You can design your own cover, but should you always do so? Compare the two covers above, and decide this for yourself. The cover on the left is one that I had created after purchasing the graphic that was desired for this book. I was working with someone through Fiverr and the process was going a little slowly, so I tried my hand at creating a cover. As you can tell, the investment of a total of $26 for this cover was well worth it.
The cover comparison shown above is my first attempt at creating a cover, and I must say that I learned from it. Recently, I was making five more books from a series available through CreateSpace (I already had one with a cover purchased through Fiverr). I returned there to purchase another five, reworded, covers from the same vendor only to find that the original order had disappeared. I then attempted to get bids for someone else to duplicate the cover five times. After receiving a quote of $50 for all five, I decided to give cover creation another shot. After all, I only needed to create one cover and change the words four more times. We will start with viewing one of the covers and then detailing the process.
Finding the graphic that was used in the original creation was my first adventure. After multiple web searches, I finally ended up with “man holding holy bible looking out window” and I found that this is created by Balazs Toth and offered by dreamstime.com. That cost $15 for the download and usage rights. Next up, I downloaded an open source image editor called GIMP (Gnu Image Manipulation Program) so that I could manipulate the bottom portion of the graphic and impose the words on it. This would be the scariest part for a writer/programmer type person. Finally I settled on selecting the desired area and applying a Filter-Blur. After that, placing the words and changing them was quite simple.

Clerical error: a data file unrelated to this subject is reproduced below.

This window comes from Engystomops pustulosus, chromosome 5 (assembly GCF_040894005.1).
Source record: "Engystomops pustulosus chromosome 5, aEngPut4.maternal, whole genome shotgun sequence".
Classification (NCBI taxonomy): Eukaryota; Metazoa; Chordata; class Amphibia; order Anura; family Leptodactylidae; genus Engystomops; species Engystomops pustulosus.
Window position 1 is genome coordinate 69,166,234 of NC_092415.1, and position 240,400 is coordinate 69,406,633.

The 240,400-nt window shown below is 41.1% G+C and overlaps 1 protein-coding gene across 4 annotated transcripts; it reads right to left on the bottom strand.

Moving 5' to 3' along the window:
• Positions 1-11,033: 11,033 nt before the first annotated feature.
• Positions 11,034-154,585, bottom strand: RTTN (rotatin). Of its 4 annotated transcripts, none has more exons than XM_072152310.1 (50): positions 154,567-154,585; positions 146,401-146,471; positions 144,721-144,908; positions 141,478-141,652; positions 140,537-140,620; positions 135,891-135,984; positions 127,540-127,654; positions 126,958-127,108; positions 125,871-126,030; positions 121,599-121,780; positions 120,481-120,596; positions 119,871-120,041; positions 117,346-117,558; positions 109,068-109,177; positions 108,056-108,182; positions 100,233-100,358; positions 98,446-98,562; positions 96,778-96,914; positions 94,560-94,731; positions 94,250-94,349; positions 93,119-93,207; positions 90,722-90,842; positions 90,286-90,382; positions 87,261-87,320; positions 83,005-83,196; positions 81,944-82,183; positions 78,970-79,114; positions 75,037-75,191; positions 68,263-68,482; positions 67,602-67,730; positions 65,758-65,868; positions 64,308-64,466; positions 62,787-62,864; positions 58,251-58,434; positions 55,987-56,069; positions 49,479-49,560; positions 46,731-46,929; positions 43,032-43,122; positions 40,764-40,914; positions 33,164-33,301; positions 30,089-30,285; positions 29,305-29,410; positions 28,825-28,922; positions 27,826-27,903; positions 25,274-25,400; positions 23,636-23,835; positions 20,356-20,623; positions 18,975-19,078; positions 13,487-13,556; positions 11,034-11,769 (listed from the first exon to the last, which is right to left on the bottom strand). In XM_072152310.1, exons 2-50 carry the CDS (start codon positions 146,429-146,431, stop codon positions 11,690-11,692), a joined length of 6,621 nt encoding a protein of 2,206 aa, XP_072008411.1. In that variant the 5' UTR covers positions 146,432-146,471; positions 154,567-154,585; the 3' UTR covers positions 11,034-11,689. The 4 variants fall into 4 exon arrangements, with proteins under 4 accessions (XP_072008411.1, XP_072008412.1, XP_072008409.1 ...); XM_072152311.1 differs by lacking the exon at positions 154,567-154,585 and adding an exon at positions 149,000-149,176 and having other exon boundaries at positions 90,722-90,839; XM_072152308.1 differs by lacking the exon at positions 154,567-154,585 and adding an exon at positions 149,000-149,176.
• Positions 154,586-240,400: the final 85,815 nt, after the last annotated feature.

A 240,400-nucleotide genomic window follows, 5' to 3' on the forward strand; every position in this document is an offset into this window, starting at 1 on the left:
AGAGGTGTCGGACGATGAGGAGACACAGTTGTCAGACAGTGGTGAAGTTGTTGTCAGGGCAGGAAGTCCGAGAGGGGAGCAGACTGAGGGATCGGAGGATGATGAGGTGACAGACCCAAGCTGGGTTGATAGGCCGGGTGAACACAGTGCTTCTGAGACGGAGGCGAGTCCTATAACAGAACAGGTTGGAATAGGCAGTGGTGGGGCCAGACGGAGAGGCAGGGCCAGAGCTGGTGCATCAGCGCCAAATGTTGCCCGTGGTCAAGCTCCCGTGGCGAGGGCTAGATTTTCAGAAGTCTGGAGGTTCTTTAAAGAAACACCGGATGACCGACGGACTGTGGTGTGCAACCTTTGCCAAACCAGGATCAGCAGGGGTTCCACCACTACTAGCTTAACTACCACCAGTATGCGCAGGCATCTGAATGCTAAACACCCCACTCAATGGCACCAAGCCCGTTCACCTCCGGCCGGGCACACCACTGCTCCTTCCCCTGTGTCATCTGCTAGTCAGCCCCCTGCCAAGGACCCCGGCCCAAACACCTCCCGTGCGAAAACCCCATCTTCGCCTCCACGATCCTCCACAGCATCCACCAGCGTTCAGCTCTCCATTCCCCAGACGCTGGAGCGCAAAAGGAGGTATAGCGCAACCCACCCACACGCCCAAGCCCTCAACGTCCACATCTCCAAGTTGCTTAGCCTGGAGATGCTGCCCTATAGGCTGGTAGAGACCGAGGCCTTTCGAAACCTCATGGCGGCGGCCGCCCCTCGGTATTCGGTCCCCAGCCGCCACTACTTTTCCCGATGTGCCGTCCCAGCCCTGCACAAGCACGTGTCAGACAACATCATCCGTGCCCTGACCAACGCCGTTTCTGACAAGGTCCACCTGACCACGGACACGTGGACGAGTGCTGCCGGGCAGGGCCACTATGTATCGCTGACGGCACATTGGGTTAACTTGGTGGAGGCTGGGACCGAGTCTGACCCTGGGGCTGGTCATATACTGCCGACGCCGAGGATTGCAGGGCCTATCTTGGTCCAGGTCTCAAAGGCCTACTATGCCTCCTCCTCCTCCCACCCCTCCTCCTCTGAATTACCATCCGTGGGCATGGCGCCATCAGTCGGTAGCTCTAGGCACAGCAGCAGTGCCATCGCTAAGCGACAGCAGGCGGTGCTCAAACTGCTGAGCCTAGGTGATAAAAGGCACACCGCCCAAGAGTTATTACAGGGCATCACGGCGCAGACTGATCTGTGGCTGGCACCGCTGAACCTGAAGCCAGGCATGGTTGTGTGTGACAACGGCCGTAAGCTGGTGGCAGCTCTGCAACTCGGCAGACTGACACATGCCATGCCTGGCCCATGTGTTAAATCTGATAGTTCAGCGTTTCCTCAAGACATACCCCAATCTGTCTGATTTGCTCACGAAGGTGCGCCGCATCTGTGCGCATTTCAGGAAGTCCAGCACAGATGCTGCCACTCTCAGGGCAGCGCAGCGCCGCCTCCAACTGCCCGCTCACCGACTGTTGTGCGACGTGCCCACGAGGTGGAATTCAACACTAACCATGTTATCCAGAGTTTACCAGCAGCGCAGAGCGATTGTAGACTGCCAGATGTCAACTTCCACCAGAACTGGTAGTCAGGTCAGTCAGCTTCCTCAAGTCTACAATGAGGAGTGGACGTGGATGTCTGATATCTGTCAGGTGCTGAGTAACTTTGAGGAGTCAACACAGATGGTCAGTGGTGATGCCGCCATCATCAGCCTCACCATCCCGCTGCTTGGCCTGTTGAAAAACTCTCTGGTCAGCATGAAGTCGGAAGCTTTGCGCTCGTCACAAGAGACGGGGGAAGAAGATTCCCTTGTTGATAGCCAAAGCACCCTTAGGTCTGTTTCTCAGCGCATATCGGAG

Could I have used MSPaint to do this? I am quite familiar with using that program for image viewing and minor manipulation, so I thought I would try. That definitely did not work, for me at least. It seems that once you add words to an image using Paint, they become part of the graphic. Then you have to save, undo, and retype it all. That is a bit cumbersome.
Would I have been better off to have paid the $50 and avoid the hassles? Well, we are in the real world. I understand that $35 or less can be used for a day, maybe even a week, of wages for people in developing countries. I am in the USA, and that still consumes four to five hours of work for some. That amount, when kept in an author’s meager budget, could make a big difference at the grocery store or the gas pumps.
As the motivational books advise, stretch the boundaries of your comfort zone and you can be greatly surprised at your capabilities. I was quite impressed with this book cover creation attempt and the money saved.
11/14/16 Update – The top picture in this post shows a comparison of my original cover design for “The Journey Along God’s Road To Revelation” with the design acquired from a Fiverr designer. Unfortunately, that designer was unavailable when I needed a cover redesign for the new version of the book. I worked with the open source software called Scribus and created the covers shown below. Yes, you can create your own cover for Createspace.